Becker Friedman Institute
for Research in Economics
The University of Chicago

Research. Insights. Impact. Advancing the Legacy of Chicago Economics.

The Local Economic and Welfare Consequences of Hydraulic Fracturing

December 2016
Alexander W. Bartik, Janet Currie, Michael Greenstone, Christopher R. Knittel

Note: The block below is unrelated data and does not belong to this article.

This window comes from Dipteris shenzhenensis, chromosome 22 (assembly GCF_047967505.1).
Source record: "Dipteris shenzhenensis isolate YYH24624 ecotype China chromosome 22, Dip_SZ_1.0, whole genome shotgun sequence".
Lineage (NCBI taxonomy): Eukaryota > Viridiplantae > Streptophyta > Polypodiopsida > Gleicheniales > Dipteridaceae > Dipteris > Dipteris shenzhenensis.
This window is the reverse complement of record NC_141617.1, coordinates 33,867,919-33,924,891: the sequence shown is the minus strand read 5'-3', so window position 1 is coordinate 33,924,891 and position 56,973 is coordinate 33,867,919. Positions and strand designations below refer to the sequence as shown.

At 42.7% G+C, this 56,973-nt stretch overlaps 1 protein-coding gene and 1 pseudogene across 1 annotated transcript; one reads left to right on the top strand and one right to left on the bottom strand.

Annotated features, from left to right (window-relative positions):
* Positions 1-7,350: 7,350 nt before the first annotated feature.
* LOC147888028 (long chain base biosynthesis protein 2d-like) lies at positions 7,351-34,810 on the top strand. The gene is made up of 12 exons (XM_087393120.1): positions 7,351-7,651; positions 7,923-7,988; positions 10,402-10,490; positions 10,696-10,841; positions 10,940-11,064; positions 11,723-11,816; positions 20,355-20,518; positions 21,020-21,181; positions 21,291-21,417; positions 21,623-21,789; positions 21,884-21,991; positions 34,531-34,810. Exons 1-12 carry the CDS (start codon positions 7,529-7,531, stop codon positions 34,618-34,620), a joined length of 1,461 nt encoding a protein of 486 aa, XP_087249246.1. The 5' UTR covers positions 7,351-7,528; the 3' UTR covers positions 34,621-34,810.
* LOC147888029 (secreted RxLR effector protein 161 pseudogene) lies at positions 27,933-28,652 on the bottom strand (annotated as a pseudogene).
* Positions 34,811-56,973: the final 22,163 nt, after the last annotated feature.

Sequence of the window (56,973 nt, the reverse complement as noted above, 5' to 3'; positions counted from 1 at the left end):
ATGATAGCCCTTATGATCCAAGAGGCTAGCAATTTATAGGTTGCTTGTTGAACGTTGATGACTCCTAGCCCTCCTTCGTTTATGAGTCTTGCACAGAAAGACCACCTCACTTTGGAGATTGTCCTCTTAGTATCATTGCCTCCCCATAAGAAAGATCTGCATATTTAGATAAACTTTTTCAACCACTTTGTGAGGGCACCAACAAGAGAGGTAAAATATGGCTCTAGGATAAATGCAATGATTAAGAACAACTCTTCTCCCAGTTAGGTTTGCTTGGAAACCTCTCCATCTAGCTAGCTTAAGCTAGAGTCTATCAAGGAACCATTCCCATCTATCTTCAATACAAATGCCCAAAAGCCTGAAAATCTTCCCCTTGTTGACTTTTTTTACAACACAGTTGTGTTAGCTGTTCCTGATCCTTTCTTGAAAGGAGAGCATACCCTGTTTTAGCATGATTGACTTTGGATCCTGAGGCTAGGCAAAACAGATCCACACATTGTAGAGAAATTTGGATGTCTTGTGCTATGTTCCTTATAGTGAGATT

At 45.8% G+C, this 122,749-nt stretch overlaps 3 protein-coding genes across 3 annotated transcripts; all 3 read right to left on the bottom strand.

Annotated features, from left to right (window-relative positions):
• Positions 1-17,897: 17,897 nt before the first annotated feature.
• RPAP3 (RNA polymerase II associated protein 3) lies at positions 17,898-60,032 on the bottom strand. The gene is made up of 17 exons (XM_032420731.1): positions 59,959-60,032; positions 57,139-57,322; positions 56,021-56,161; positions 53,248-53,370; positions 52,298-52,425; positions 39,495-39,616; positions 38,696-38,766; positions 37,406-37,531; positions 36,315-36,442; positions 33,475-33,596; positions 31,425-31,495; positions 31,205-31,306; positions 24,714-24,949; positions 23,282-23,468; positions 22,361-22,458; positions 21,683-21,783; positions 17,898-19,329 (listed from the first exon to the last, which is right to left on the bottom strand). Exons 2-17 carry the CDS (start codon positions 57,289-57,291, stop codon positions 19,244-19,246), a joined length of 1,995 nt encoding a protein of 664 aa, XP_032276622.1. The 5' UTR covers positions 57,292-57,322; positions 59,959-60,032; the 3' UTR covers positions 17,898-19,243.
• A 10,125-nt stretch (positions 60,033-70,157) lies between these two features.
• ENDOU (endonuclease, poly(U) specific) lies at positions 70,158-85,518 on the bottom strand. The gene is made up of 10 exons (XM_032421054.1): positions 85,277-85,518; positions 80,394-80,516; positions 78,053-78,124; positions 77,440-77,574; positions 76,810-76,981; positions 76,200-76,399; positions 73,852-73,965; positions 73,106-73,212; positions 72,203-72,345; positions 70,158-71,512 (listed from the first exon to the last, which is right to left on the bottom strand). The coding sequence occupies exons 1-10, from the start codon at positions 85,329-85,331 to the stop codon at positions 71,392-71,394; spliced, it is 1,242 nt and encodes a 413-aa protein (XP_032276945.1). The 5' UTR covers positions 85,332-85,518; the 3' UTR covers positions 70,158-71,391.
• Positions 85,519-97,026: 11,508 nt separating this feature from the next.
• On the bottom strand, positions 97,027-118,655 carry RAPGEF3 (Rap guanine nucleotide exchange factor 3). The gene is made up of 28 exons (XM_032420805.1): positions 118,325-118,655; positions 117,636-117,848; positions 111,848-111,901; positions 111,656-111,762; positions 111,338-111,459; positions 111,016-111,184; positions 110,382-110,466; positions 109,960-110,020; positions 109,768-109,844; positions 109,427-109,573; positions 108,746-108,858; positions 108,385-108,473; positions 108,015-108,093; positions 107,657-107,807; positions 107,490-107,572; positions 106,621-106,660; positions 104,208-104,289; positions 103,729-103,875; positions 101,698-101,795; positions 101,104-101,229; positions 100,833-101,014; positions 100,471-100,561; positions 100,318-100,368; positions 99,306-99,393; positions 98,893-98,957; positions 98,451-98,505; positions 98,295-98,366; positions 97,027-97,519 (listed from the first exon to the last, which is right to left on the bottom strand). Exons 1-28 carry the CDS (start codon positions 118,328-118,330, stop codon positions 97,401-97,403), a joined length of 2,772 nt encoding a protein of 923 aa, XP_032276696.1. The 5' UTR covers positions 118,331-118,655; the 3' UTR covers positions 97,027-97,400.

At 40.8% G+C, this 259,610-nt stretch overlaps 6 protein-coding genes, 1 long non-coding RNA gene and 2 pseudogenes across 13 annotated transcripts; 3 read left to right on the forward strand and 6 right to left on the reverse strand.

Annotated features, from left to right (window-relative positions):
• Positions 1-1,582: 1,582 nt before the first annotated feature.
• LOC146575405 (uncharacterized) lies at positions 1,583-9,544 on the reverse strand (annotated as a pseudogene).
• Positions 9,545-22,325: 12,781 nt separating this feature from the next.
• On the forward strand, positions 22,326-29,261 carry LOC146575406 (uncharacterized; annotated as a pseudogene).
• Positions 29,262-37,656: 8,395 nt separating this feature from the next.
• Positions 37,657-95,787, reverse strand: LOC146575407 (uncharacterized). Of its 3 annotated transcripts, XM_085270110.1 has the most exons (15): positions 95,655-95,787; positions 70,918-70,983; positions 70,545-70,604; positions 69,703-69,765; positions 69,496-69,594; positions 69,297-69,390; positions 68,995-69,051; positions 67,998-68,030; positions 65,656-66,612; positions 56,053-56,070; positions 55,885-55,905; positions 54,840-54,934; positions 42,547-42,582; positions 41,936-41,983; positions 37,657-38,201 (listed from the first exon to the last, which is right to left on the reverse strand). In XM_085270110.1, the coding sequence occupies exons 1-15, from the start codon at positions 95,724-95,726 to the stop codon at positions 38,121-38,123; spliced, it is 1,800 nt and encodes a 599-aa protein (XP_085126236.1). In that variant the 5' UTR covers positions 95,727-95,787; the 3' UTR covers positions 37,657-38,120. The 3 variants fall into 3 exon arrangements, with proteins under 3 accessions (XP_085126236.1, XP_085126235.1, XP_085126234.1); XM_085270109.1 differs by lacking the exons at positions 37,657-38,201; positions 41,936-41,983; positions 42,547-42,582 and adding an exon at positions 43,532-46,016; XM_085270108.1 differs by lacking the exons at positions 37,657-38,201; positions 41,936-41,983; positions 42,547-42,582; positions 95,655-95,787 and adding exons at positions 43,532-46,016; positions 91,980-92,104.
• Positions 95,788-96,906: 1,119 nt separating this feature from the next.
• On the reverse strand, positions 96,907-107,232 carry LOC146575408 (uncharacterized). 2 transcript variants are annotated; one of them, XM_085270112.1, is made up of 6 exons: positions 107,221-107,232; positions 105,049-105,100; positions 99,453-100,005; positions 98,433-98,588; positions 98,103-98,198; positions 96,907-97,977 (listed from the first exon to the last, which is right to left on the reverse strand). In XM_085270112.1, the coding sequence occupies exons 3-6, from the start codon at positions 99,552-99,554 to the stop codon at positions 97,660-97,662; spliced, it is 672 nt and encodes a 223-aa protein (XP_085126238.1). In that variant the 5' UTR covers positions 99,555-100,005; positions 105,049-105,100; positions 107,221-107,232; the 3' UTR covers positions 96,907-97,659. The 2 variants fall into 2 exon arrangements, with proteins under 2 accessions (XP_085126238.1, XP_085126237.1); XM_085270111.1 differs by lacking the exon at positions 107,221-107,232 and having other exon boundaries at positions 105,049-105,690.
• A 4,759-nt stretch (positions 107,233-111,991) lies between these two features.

Exploiting geological variation within shale deposits and timing in the initiation of hydraulic fracturing, this paper finds that allowing fracing leads to sharp increases in oil and gas re-covery and improvements in a wide set of economic indicators. At the same time, estimated willingness-to-pay (WTP) for the decrease in local amenities (e.g., crime and noise) is roughly equal to -$1000 to -$1,600 per household annually (-1.9% to -3.1% of mean household in-come). Overall, we estimate that WTP for allowing fracing equals about $1,300 to $1,900 per household annually (2.5% to 3.7%), although there is substantial heterogeneity across shale regions.